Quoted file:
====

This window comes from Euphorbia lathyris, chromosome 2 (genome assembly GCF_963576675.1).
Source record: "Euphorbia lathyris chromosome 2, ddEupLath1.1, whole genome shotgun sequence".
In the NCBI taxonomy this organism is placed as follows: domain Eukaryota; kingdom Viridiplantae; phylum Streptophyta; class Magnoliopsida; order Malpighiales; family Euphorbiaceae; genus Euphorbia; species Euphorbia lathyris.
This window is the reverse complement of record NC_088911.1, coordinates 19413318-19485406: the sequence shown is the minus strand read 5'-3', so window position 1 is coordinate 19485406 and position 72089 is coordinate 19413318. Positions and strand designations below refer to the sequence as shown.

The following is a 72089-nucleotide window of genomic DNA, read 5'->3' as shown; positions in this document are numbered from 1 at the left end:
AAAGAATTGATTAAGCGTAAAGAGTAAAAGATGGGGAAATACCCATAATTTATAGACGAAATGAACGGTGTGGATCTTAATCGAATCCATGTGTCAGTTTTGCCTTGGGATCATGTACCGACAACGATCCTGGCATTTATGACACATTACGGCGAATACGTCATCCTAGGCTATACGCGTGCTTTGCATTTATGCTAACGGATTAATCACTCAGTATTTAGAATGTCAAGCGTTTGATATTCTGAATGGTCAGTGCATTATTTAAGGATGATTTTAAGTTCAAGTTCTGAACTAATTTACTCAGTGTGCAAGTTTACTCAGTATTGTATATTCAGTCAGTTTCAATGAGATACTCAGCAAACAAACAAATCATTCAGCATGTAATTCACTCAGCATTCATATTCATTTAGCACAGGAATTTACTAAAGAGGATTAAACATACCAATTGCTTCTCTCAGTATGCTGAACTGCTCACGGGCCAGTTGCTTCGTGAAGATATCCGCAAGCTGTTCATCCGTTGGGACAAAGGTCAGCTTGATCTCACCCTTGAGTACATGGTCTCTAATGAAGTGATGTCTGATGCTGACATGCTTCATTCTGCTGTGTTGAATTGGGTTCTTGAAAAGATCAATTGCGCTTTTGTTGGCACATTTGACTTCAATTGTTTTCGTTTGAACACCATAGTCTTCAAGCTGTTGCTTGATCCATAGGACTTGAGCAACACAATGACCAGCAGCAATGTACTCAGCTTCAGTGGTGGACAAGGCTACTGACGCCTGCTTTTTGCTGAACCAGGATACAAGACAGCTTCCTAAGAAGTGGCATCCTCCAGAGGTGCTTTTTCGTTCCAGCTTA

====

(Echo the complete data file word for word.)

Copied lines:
This window comes from Euphorbia lathyris, chromosome 2 (genome assembly GCF_963576675.1).
Source record: "Euphorbia lathyris chromosome 2, ddEupLath1.1, whole genome shotgun sequence".
In the NCBI taxonomy this organism is placed as follows: domain Eukaryota; kingdom Viridiplantae; phylum Streptophyta; class Magnoliopsida; order Malpighiales; family Euphorbiaceae; genus Euphorbia; species Euphorbia lathyris.
This window is the reverse complement of record NC_088911.1, coordinates 19413318-19485406: the sequence shown is the minus strand read 5'-3', so window position 1 is coordinate 19485406 and position 72089 is coordinate 19413318. Positions and strand designations below refer to the sequence as shown.

The following is a 72089-nucleotide window of genomic DNA, read 5'->3' as shown; positions in this document are numbered from 1 at the left end:
AAAGAATTGATTAAGCGTAAAGAGTAAAAGATGGGGAAATACCCATAATTTATAGACGAAATGAACGGTGTGGATCTTAATCGAATCCATGTGTCAGTTTTGCCTTGGGATCATGTACCGACAACGATCCTGGCATTTATGACACATTACGGCGAATACGTCATCCTAGGCTATACGCGTGCTTTGCATTTATGCTAACGGATTAATCACTCAGTATTTAGAATGTCAAGCGTTTGATATTCTGAATGGTCAGTGCATTATTTAAGGATGATTTTAAGTTCAAGTTCTGAACTAATTTACTCAGTGTGCAAGTTTACTCAGTATTGTATATTCAGTCAGTTTCAATGAGATACTCAGCAAACAAACAAATCATTCAGCATGTAATTCACTCAGCATTCATATTCATTTAGCACAGGAATTTACTAAAGAGGATTAAACATACCAATTGCTTCTCTCAGTATGCTGAACTGCTCACGGGCCAGTTGCTTCGTGAAGATATCCGCAAGCTGTTCATCCGTTGGGACAAAGGTCAGCTTGATCTCACCCTTGAGTACATGGTCTCTAATGAAGTGATGTCTGATGCTGACATGCTTCATTCTGCTGTGTTGAATTGGGTTCTTGAAAAGATCAATTGCGCTTTTGTTGGCACATTTGACTTCAATTGTTTTCGTTTGAACACCATAGTCTTCAAGCTGTTGCTTGATCCATAGGACTTGAGCAACACAATGACCAGCAGCAATGTACTCAGCTTCAGTGGTGGACAAGGCTACTGACGCCTGCTTTTTGCTGAACCAGGATACAAGACAGCTTCCTAAGAAGTGGCATCCTCCAGAGGTGCTTTTTCGTTCCAGCTTA